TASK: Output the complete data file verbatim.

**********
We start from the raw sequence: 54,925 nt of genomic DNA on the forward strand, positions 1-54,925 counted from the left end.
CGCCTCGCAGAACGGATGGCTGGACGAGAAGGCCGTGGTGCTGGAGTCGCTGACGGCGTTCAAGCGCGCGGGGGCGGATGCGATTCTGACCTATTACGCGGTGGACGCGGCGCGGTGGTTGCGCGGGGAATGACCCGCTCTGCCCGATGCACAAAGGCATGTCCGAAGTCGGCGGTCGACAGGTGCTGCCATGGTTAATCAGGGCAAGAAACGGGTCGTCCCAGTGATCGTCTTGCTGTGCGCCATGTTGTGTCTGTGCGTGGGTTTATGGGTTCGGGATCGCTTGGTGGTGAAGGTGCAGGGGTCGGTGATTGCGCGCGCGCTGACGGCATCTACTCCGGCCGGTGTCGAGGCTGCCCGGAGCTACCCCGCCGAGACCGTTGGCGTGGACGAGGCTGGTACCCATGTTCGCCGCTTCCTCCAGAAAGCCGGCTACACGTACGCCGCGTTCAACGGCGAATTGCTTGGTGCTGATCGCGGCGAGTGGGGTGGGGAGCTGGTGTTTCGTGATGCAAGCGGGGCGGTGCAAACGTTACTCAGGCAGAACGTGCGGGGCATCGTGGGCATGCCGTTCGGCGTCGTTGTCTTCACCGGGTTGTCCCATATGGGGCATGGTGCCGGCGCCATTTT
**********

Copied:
We start from the raw sequence: 54,925 nt of genomic DNA on the forward strand, positions 1-54,925 counted from the left end.
CGCCTCGCAGAACGGATGGCTGGACGAGAAGGCCGTGGTGCTGGAGTCGCTGACGGCGTTCAAGCGCGCGGGGGCGGATGCGATTCTGACCTATTACGCGGTGGACGCGGCGCGGTGGTTGCGCGGGGAATGACCCGCTCTGCCCGATGCACAAAGGCATGTCCGAAGTCGGCGGTCGACAGGTGCTGCCATGGTTAATCAGGGCAAGAAACGGGTCGTCCCAGTGATCGTCTTGCTGTGCGCCATGTTGTGTCTGTGCGTGGGTTTATGGGTTCGGGATCGCTTGGTGGTGAAGGTGCAGGGGTCGGTGATTGCGCGCGCGCTGACGGCATCTACTCCGGCCGGTGTCGAGGCTGCCCGGAGCTACCCCGCCGAGACCGTTGGCGTGGACGAGGCTGGTACCCATGTTCGCCGCTTCCTCCAGAAAGCCGGCTACACGTACGCCGCGTTCAACGGCGAATTGCTTGGTGCTGATCGCGGCGAGTGGGGTGGGGAGCTGGTGTTTCGTGATGCAAGCGGGGCGGTGCAAACGTTACTCAGGCAGAACGTGCGGGGCATCGTGGGCATGCCGTTCGGCGTCGTTGTCTTCACCGGGTTGTCCCATATGGGGCATGGTGCCGGCGCCATTTT